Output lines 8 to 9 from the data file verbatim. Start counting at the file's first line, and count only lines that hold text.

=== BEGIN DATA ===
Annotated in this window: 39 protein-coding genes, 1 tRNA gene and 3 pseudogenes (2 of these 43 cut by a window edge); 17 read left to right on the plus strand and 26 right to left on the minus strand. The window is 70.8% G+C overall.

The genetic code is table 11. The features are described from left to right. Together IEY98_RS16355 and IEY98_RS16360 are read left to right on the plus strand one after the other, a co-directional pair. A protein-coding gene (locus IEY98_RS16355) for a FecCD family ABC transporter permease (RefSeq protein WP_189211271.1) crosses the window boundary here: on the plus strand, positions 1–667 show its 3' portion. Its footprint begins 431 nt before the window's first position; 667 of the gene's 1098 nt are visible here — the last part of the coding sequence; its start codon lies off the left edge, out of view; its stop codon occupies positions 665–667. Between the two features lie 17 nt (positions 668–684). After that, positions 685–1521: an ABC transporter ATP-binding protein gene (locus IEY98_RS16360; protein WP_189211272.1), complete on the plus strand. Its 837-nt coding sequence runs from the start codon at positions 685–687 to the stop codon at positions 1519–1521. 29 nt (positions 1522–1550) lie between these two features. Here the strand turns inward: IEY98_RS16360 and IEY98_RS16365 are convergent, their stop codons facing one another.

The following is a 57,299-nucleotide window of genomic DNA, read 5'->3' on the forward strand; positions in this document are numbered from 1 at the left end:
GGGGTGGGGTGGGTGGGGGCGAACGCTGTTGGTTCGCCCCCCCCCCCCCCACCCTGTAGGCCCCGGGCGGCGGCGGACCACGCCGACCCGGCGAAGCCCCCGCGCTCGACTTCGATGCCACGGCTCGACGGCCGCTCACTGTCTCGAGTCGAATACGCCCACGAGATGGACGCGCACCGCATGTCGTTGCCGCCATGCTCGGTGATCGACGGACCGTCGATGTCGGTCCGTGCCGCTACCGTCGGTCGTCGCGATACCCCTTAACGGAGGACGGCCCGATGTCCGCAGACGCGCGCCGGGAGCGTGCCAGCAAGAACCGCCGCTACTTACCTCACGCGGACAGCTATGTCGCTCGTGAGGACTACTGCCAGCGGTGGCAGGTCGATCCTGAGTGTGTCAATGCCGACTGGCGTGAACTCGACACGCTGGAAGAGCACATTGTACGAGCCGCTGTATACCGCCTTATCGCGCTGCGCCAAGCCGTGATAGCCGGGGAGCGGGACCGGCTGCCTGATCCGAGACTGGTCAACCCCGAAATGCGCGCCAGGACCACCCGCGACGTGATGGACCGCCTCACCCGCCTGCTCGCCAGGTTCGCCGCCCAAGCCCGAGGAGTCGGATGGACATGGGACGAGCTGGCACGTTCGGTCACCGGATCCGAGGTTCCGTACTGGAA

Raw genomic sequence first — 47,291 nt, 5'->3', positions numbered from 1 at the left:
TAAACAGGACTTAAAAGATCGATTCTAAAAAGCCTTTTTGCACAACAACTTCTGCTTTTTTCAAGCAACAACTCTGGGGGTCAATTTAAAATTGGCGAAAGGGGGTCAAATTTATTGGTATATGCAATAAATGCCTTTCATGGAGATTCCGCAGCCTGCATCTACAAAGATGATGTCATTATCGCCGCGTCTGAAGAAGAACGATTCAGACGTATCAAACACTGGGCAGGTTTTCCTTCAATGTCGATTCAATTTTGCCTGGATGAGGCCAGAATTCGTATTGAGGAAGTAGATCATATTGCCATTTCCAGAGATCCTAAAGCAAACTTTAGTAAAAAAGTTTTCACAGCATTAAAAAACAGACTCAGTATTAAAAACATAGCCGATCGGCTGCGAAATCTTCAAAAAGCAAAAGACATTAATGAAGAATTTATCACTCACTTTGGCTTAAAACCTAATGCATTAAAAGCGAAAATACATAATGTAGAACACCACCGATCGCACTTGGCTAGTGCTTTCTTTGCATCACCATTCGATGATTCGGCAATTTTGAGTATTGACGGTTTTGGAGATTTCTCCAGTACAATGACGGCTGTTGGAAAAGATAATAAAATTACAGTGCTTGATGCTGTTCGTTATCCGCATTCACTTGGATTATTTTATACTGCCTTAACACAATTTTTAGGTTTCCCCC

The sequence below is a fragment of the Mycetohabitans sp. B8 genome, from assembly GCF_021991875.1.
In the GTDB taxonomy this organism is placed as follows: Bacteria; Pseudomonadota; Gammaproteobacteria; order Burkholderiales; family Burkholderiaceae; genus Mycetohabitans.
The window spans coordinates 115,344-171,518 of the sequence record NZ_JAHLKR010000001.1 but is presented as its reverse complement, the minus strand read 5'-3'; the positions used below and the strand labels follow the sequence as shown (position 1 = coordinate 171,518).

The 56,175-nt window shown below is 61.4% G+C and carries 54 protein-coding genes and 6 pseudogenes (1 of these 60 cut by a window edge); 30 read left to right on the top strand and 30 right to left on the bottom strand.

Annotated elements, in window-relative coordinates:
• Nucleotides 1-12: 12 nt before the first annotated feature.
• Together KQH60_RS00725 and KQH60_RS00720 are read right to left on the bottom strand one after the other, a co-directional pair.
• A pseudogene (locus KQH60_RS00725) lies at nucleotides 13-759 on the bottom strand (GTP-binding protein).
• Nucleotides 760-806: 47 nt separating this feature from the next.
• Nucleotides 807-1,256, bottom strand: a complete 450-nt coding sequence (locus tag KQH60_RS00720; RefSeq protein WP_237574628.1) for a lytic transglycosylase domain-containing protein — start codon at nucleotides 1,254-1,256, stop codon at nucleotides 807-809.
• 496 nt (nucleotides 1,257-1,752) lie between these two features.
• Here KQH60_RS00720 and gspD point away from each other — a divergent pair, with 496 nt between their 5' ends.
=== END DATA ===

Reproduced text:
In the GTDB taxonomy this organism is placed as follows: Bacteria; Pseudomonadota; Gammaproteobacteria; order Burkholderiales; family Burkholderiaceae; genus Mycetohabitans.
The window spans coordinates 115,344-171,518 of the sequence record NZ_JAHLKR010000001.1 but is presented as its reverse complement, the minus strand read 5'-3'; the positions used below and the strand labels follow the sequence as shown (position 1 = coordinate 171,518).